ELIZABETH AND AFTER by Matt Cohen

ELIZABETH AND AFTER

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KIRKUS REVIEW

A strong, spare, autumnal tale of loss and redemption, winner of the Governor General's Award, and the final work from Cohen (The Bookseller, 1996, etc.), a talented, hard-working Canadian novelist who died, at age 52, in 1999.

Set in the increasingly gentrified precincts of rural Canada, in a town where the long-established family farms are giving way to expensive housing developments, the story follows the struggles of a family displaced from the land and further damaged by tragedy. Carl McKelvey reluctantly returns to the town of West Gull after an absence of three years, torn between his desire to escape from the past and the need to deal with its considerable hold on him. He blames himself for the untimely death of his mother, Elizabeth, in an accident fueled by anger and alcohol. He also carries the weight of a failed marriage. He has come home in an attempt to make peace with his troublesome father, a lifelong farmer now confined against his will to a nursing home, and to reestablish a connection with his disaffected daughter, seven-year-old Lizzie. Because his mother, a schoolteacher, was a beloved figure in West Gull, whose benign presence affected many lives, Carl's return stirs up dormant memories and resentments, and precipitates a series of confrontations. Carl and his father blame each other for Elizabeth's death: Carl had been at the wheel, bringing his mother and his drunken father home from a party, when he had lost control of the car. Carl has had his own long struggle with alcoholism, and with a fierce temper also inherited from his father. His slow, painful battle to reconnect with life, to be a father for Lizzie, and to strike some truce with his own father are all delineated here in precise, resonant prose, imbued with a muted but powerful sense of longing. Cohen quietly presses the action toward a moving conclusion, all the more persuasive for its refusal to rely on easy victories.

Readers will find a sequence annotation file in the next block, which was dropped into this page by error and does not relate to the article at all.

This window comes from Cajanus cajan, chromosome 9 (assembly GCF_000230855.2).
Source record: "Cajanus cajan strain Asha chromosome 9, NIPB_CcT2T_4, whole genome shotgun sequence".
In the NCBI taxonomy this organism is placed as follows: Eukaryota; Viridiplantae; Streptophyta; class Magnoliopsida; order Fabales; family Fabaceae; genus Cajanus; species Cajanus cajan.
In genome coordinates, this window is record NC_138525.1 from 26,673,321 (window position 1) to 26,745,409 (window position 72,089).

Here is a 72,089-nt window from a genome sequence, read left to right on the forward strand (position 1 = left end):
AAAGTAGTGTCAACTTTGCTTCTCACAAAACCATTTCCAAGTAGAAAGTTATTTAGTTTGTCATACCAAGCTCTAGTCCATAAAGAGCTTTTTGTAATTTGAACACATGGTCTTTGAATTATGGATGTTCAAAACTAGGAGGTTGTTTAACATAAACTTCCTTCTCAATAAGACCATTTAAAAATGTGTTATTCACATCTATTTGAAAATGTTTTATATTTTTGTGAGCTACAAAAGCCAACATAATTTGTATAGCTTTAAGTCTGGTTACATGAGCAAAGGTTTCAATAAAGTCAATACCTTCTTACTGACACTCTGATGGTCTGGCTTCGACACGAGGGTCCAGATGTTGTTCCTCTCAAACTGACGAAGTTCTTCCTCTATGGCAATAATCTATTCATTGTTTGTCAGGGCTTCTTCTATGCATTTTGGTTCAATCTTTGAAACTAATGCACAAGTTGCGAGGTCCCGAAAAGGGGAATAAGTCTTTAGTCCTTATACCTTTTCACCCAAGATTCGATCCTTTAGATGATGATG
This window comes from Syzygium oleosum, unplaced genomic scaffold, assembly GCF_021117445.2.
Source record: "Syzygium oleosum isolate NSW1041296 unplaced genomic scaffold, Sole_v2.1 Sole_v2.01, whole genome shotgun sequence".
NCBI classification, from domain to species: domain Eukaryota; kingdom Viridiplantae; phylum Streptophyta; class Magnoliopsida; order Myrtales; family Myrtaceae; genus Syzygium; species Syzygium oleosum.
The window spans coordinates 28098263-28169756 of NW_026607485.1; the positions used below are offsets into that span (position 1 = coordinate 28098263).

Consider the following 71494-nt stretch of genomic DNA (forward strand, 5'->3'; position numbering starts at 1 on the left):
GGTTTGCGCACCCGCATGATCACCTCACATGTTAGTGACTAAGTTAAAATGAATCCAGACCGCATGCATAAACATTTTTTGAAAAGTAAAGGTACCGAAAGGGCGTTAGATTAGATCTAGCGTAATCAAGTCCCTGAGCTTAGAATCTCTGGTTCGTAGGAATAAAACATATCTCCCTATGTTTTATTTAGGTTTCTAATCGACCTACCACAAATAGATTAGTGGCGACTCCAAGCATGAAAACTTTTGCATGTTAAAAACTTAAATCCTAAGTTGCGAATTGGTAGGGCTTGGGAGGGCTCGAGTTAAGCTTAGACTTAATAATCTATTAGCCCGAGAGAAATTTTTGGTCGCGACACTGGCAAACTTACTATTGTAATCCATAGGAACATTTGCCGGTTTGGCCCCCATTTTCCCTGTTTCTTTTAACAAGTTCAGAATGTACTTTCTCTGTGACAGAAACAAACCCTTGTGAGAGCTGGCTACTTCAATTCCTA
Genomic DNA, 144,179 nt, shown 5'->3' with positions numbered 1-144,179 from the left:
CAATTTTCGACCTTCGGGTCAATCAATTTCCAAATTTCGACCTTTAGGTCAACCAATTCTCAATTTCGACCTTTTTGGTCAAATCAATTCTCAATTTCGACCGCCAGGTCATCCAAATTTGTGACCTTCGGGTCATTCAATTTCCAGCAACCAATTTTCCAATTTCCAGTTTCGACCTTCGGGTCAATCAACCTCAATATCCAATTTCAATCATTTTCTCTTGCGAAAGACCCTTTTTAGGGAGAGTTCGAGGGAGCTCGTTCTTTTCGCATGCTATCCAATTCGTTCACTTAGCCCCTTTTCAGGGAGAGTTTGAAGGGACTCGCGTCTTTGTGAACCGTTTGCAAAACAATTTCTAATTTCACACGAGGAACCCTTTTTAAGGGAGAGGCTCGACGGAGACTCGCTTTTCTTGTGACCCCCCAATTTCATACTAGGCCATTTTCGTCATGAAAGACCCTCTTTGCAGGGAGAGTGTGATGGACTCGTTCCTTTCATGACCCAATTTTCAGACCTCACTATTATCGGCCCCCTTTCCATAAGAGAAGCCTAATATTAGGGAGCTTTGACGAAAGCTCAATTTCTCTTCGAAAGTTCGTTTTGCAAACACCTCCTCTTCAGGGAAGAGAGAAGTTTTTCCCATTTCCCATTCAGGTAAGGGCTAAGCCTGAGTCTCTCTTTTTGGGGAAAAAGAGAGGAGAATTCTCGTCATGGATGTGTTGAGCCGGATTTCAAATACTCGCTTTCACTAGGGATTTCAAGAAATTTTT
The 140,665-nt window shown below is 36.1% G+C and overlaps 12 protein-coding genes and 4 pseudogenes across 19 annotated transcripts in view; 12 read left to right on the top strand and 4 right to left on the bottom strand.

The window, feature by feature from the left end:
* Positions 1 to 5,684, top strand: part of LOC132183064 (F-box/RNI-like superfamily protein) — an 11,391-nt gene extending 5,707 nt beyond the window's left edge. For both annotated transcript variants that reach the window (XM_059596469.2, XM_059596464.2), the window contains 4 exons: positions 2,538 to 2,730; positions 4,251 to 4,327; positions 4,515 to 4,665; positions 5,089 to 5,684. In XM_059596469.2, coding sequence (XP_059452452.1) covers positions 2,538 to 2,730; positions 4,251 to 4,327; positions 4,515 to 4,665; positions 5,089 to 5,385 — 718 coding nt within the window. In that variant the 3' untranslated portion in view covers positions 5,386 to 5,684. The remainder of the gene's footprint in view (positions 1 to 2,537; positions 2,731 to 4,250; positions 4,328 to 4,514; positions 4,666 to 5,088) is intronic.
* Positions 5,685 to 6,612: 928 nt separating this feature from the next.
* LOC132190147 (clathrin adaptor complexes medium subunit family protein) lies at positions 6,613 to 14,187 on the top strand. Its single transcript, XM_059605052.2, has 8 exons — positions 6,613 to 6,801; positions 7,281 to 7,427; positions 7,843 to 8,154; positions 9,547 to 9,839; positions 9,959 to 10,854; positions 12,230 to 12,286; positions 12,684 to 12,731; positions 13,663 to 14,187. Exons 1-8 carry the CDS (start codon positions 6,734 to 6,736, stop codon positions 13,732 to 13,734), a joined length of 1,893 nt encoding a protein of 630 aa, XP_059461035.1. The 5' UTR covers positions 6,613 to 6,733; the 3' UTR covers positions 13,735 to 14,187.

An extremely satisfying work, finding new depth in old themes, and offering a fitting memorial to a talented, deeply humane writer.

Pub Date: Aug. 1st, 2000
ISBN: 0-312-26151-9
Page count: 384pp
Publisher: Picador
Review Posted Online:
Kirkus Reviews Issue: May 15th, 2000




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